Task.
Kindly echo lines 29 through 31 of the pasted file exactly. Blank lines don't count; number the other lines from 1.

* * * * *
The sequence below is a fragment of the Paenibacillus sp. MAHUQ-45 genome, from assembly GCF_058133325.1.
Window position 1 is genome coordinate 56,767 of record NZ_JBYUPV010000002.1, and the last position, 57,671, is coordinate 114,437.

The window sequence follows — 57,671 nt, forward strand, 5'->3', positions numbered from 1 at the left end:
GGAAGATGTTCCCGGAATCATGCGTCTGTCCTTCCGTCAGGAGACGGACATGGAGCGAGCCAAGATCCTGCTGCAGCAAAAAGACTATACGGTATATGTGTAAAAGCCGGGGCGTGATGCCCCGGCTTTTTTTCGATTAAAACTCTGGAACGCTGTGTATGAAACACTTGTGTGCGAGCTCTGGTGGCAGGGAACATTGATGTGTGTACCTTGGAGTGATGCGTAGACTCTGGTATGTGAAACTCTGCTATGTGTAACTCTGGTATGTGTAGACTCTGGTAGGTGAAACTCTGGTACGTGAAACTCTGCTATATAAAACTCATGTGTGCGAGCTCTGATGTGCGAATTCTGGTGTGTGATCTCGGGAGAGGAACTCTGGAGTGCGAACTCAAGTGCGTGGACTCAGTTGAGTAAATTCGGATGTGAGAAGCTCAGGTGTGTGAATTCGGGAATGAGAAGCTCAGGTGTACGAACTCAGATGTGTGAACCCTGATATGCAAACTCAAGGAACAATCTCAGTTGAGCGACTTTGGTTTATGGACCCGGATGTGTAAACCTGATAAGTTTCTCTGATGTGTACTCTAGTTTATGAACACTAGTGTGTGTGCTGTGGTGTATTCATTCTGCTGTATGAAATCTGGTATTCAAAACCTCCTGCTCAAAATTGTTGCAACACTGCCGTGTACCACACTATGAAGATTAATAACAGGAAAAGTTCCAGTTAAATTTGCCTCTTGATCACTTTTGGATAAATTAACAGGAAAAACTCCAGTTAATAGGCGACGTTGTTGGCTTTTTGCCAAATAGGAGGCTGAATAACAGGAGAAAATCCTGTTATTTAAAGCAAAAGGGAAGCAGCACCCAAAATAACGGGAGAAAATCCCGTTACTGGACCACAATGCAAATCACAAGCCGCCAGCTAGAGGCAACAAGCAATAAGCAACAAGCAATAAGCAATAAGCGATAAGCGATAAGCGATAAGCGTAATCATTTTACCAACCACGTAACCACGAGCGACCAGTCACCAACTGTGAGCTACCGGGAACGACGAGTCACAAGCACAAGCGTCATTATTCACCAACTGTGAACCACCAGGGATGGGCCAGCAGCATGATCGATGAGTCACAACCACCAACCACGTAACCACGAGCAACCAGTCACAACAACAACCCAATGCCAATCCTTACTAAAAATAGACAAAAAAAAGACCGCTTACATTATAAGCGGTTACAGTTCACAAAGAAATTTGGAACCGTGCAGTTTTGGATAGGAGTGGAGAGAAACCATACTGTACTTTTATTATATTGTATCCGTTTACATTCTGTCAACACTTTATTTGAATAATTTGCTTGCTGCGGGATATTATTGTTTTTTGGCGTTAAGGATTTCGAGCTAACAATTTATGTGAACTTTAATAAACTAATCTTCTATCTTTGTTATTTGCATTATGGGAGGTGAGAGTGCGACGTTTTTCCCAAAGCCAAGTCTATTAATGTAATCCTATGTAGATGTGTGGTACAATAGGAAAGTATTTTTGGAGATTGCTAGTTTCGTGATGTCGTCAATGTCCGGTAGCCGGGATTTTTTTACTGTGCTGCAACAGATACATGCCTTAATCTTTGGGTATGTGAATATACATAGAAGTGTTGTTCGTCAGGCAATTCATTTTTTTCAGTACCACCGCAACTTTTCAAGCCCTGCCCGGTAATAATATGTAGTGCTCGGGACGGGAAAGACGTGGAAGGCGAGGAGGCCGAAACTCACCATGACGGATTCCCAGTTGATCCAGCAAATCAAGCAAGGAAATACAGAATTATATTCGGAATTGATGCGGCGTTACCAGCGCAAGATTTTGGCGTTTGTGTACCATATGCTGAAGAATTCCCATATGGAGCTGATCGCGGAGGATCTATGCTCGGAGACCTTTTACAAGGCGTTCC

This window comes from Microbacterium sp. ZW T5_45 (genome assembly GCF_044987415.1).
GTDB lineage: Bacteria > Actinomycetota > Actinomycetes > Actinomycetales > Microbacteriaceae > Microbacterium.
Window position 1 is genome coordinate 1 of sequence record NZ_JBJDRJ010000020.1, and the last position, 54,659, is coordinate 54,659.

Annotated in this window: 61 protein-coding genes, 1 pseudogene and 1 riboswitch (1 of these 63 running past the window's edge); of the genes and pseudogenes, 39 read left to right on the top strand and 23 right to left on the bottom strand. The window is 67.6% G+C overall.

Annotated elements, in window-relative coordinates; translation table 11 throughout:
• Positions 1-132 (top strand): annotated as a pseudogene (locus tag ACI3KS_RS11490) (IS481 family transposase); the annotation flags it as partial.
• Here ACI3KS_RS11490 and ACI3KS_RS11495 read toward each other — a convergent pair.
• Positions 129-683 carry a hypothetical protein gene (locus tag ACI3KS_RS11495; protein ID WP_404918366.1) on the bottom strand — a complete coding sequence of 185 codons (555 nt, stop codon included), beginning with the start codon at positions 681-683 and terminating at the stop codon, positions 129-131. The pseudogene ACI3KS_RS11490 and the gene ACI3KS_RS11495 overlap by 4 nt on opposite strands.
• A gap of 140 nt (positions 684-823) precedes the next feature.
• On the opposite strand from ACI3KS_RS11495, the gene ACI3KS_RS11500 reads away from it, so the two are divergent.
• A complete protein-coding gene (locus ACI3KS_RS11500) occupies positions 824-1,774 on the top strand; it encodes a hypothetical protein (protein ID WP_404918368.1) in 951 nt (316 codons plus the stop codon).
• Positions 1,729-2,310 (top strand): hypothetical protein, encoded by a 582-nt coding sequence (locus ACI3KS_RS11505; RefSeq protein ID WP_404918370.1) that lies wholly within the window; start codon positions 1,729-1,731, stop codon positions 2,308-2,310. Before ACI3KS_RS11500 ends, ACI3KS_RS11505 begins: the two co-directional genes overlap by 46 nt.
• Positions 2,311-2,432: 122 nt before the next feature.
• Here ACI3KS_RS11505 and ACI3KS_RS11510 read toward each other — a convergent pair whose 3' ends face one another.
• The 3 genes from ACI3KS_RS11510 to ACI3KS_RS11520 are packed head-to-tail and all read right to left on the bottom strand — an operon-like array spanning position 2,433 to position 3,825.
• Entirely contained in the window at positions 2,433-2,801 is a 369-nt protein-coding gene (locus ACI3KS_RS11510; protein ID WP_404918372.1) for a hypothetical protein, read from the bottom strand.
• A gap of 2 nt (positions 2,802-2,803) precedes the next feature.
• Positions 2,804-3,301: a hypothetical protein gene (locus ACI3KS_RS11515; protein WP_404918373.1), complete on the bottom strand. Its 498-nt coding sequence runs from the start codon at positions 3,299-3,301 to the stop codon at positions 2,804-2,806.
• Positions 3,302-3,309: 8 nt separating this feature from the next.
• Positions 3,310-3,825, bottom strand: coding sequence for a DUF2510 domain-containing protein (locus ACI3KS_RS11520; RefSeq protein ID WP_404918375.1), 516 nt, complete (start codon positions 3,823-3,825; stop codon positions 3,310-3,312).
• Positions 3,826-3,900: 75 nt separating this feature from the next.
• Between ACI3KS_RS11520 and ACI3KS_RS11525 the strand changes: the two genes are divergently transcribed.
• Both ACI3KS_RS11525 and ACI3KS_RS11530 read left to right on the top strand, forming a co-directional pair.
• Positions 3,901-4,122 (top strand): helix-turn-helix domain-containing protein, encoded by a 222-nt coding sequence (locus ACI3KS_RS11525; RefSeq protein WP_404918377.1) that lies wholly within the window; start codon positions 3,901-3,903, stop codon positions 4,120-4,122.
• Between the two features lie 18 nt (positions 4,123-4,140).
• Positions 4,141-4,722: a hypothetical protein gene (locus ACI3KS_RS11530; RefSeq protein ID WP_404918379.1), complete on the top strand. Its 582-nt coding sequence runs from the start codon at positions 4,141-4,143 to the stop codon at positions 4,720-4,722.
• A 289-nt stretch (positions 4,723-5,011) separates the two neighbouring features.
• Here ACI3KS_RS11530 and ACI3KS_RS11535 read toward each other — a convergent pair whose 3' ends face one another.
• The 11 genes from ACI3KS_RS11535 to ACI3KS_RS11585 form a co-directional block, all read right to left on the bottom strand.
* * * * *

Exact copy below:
• Between the two features lie 18 nt (positions 4,123-4,140).
• Positions 4,141-4,722: a hypothetical protein gene (locus ACI3KS_RS11530; RefSeq protein ID WP_404918379.1), complete on the top strand. Its 582-nt coding sequence runs from the start codon at positions 4,141-4,143 to the stop codon at positions 4,720-4,722.
• A 289-nt stretch (positions 4,723-5,011) separates the two neighbouring features.